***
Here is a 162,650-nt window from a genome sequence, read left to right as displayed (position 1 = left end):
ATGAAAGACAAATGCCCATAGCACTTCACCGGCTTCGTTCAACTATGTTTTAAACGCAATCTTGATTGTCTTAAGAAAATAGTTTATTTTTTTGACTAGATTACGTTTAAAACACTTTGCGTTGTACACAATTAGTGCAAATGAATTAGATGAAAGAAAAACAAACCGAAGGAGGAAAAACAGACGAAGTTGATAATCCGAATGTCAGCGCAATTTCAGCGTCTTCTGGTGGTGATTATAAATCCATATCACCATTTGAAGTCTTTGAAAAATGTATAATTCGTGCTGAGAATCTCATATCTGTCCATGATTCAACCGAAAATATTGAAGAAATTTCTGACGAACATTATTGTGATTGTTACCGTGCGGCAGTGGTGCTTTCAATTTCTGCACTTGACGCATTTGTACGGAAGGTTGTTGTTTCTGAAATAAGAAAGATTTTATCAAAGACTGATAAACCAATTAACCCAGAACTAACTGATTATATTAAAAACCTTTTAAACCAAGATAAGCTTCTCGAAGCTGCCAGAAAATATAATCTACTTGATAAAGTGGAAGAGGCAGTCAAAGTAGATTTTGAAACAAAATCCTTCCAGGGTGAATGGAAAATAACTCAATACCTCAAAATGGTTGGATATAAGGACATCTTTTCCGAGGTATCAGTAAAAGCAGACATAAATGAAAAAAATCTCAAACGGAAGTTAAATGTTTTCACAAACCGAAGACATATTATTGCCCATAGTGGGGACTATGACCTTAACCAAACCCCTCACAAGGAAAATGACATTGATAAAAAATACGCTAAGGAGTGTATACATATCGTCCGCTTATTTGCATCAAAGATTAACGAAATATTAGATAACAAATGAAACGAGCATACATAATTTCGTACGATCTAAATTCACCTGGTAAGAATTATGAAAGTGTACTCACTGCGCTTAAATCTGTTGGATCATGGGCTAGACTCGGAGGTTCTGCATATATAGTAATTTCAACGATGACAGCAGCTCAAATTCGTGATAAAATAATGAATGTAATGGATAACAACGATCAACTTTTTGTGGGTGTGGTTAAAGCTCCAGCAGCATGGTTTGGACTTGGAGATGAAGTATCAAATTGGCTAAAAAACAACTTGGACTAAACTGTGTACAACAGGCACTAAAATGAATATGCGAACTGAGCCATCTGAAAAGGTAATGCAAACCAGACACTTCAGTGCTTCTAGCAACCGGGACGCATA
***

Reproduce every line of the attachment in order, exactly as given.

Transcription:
Here is a 162,650-nt window from a genome sequence, read left to right as displayed (position 1 = left end):
ATGAAAGACAAATGCCCATAGCACTTCACCGGCTTCGTTCAACTATGTTTTAAACGCAATCTTGATTGTCTTAAGAAAATAGTTTATTTTTTTGACTAGATTACGTTTAAAACACTTTGCGTTGTACACAATTAGTGCAAATGAATTAGATGAAAGAAAAACAAACCGAAGGAGGAAAAACAGACGAAGTTGATAATCCGAATGTCAGCGCAATTTCAGCGTCTTCTGGTGGTGATTATAAATCCATATCACCATTTGAAGTCTTTGAAAAATGTATAATTCGTGCTGAGAATCTCATATCTGTCCATGATTCAACCGAAAATATTGAAGAAATTTCTGACGAACATTATTGTGATTGTTACCGTGCGGCAGTGGTGCTTTCAATTTCTGCACTTGACGCATTTGTACGGAAGGTTGTTGTTTCTGAAATAAGAAAGATTTTATCAAAGACTGATAAACCAATTAACCCAGAACTAACTGATTATATTAAAAACCTTTTAAACCAAGATAAGCTTCTCGAAGCTGCCAGAAAATATAATCTACTTGATAAAGTGGAAGAGGCAGTCAAAGTAGATTTTGAAACAAAATCCTTCCAGGGTGAATGGAAAATAACTCAATACCTCAAAATGGTTGGATATAAGGACATCTTTTCCGAGGTATCAGTAAAAGCAGACATAAATGAAAAAAATCTCAAACGGAAGTTAAATGTTTTCACAAACCGAAGACATATTATTGCCCATAGTGGGGACTATGACCTTAACCAAACCCCTCACAAGGAAAATGACATTGATAAAAAATACGCTAAGGAGTGTATACATATCGTCCGCTTATTTGCATCAAAGATTAACGAAATATTAGATAACAAATGAAACGAGCATACATAATTTCGTACGATCTAAATTCACCTGGTAAGAATTATGAAAGTGTACTCACTGCGCTTAAATCTGTTGGATCATGGGCTAGACTCGGAGGTTCTGCATATATAGTAATTTCAACGATGACAGCAGCTCAAATTCGTGATAAAATAATGAATGTAATGGATAACAACGATCAACTTTTTGTGGGTGTGGTTAAAGCTCCAGCAGCATGGTTTGGACTTGGAGATGAAGTATCAAATTGGCTAAAAAACAACTTGGACTAAACTGTGTACAACAGGCACTAAAATGAATATGCGAACTGAGCCATCTGAAAAGGTAATGCAAACCAGACACTTCAGTGCTTCTAGCAACCGGGACGCATA